Aiming For Change
Born in New York to an Armenian father and a Swedish mother, Chris Bohjalian has made his name known particularly well in the United States. He became a staple of book clubs and alike in the late 1990s and took his first step into the world of movies with the adaptations of some of his books.
The well of inspiration the author draws from is usually the ignored injustices present in our society like homelessness and gender inequality. One other preference of his is working with characters who are not one or multi-dimensional but fluid in personality. This makes up for complex and more “real” characters but also means they are not as perfect.
Best Chris Bohjalian Books
|Midwives||9.34/10||388 Pages||Check Price On Amazon|
|The Sandcastle Girls||9.22/10||320 Pages||Check Price On Amazon|
|The Lioness||9.08/10||317 Pages||Check Price On Amazon|
|Hour of the Witch||9.18/10||401 Pages||Check Price On Amazon|
|The Flight Attendant||9.02/10||345 Pages||Check Price On Amazon|
As usual, I will start the article with the most popular books by Chris Bohjalian and the first place in that list belongs to no other than the author’s iconized work “Midwives”. It is expectably a story about a midwife that deals with the moral and philosophical subjects revolving around birth and the comparative value of life. There is also an apparent amount of debate about justice, judgment, and the execution of punishment.
The book is a story retold by “Connie” revolving around her mother Sibyl Danforth. A well-experienced Sibyl one day finds herself in a sticky situation. She is alone in an isolated home surrounded by the snow and she has to perform a Cesarean surgery on a woman who passed away during birth. At least that is what she thinks until the debate on whether the mother was dead or still alive during the operation sparks up and is followed by a witch hunt for her.
A Proven Classic
Midwives is all around one of the best novels by Chris Bohjalian. The storytelling and the character creation mastery displayed by the author are just fascinating. Do not take it from me though, it has crowned the New York Times and the USA Today list when it first came out and was also included in Oprah’s Book Club one year after its release. And you probably already know the massively successful TV adaptation featuring Sissy Spacek.
Placed second on the list we have one of the top rated Chris Bohjalian books, The Sandcastle Girls which has a powerful message to convey to the readers. It is a story set in Syria during the First World War and takes into hand the victims of the Armenian Genocide that reached its high point during the war. It also uses the dual-narrative technique that is prominent in modern historical fiction.
The story follows Laura Petrosian, a novelist with Armenian heritage living in New York and not really too interested in her heritage. However, her intrigue lights up when one of her friends discovers Laura’s grandmother Elizabeth Endicott’s picture in the Boston Museum. From there on she will travel through continents and time to discover the past of her family with all the good and the bad.
A Lot of Courage
As a writer, it takes a lot of courage to talk about a subject like the Armenian Genocide. There is a very good chance that all the work they put in could just be a sparring ground for people with opposing views. Yet Chris still bared his chest and wrote this piece and he did it well too. The only negative thing I can say about it is that it might be too much if you are not familiar with the subject. Otherwise, it is one of Chris Bohjalian’s best books.
We are continuing our list with the latest book by Chris Bohjalian which was published just this May. It is a “Hollywood novel” as the author calls it, that he decided to write after thinking about how much he loved the movies. It is not a novel set in Hollywood though, it is about Hollywood stars who decided to take a trip down to the exotic nation of Tanzania for the honeymoon of actress Katie Barstow and her husband David Hill.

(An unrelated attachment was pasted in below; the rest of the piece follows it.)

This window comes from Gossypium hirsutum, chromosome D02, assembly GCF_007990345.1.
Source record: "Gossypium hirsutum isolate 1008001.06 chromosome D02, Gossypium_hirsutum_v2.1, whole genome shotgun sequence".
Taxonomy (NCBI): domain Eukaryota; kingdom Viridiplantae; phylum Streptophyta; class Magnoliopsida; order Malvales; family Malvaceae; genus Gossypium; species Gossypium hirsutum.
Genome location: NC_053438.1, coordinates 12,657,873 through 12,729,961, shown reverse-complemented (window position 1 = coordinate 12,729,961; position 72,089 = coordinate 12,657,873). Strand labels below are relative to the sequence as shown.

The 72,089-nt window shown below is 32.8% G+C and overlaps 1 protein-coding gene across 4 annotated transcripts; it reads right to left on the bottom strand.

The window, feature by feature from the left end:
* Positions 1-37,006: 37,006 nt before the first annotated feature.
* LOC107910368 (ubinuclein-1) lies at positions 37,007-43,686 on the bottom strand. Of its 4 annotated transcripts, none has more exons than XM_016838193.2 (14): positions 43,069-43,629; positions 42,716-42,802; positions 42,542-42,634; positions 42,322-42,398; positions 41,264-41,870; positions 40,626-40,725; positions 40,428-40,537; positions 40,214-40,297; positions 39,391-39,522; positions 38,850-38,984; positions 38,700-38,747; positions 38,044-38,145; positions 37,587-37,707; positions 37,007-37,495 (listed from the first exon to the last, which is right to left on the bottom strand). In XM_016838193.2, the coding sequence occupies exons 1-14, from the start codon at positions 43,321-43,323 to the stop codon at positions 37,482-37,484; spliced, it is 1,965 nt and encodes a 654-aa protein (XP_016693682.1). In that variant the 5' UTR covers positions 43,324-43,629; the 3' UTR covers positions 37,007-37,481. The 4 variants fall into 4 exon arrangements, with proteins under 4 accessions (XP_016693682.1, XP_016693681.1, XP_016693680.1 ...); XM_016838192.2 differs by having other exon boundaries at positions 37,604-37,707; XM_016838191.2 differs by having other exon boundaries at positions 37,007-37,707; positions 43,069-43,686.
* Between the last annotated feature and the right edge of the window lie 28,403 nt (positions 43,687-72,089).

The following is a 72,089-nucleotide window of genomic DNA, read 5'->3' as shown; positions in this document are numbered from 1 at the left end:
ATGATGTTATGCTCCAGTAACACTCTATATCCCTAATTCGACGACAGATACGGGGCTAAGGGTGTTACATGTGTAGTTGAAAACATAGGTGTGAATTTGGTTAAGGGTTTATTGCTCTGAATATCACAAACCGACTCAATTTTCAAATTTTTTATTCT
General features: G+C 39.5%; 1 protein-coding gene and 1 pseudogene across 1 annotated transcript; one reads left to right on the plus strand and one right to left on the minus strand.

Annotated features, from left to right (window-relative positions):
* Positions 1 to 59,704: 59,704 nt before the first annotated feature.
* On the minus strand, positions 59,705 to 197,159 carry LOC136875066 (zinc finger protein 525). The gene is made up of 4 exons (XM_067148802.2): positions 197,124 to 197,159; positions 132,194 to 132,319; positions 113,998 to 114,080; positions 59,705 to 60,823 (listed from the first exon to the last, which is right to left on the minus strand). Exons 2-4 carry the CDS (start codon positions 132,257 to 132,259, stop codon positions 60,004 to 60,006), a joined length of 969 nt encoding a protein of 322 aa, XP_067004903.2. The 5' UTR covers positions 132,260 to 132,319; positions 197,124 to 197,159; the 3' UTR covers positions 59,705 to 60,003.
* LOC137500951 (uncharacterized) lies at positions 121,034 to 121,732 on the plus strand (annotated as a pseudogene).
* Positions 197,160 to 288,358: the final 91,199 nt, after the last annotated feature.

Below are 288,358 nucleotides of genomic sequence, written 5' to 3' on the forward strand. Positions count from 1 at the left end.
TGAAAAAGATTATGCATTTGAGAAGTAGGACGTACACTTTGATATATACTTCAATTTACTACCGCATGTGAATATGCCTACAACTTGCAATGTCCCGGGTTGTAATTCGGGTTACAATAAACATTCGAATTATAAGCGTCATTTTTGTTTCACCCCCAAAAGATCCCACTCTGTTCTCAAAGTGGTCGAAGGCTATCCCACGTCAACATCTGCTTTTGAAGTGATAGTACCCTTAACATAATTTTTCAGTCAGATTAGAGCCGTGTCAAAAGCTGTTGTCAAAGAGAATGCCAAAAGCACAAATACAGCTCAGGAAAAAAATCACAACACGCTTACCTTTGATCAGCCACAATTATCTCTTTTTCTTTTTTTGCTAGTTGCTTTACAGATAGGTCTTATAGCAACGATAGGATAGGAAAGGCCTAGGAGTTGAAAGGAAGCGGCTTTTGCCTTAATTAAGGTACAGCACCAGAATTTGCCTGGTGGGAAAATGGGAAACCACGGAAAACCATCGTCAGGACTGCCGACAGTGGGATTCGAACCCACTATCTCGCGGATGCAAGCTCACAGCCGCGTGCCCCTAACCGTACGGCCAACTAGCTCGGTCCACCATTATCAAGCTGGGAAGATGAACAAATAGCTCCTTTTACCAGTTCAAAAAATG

The group has predictable expectations about their trip to Tanzania. They will get a glimpse of not-so-ruined nature, maybe have some little play adventures, sample the sophisticated local cuisine, and so on. What they do not think of is that in a land untouched by the society they know, they are completely out of place and they are in a completely unfamiliar place with unfamiliar rules.
What I like about Chris Bohjalain’s new book is that it is a refreshing interpretation of the usual Hollywood stereotypes. These characters are praised or at least romanticized in most pieces of fiction. In The Lioness, however, they are shown for what they really would be in the real world; disconnected, spoiled, and innocent to a fault.
Next up on our Chris Bohjalian book list is the highly unique Hour of the Witch. The uniqueness of the book comes from its setting, a New World village in the seventeenth century. It speaks of the oftentimes disregarded times of the frontier in which North America was a getaway place for all kinds of radical religious groups, criminals, and outcasts of the “modern” society of the times.
The main character of the story, Mary Deerfield is a young woman who is, figuratively, cursed with beauty. She is married as the second wife of Thomas Deerfield who likes to take long walks on the beach and physically abuse his wives to the point of drawing a pitchfork through Mary’s hand. While Mary is trying to think of a way of divorcing without being declared the devil or a witch, ambiguous events surrounding her will make everything worse.
Being a Woman Throughout Time
This book isn’t only about the bad times America had, it’s also about being a woman. Some of the biggest problems that women face as a part of their lives are put under a magnifying glass by presenting them in a society where everything is tolerable as long as you claim to believe in a god. Packed with cold and hard reality checks and executed with talent, it’s a great contender for the best Chris Bohjalian book title.
Raising the halfway flag for this article is one of the best selling books by Chris Bohjalian, The Flight Attendant. It is a piece that puts the “adult” in adult fiction as it is dealing with alcoholism, sexual alienation of oneself, and most importantly being aware of the flaws in your character. That being said, these are not the main topics of the book. They are instead obstacles in the story I will share with you now.
The Flight Attendant uses a dual-narrative technique that has been very popular amongst mystery/thriller writers for the last century or so. The story of how Cassandra “Cassie” Bowden attempts clear her name from a seemingly obvious murder situation is told by both Cassie and another, mysterious narrator. The big thing is even she is not even sure of her own innocence as she can not recall the night of the event for the life of her, literally.
A Sensible Outlook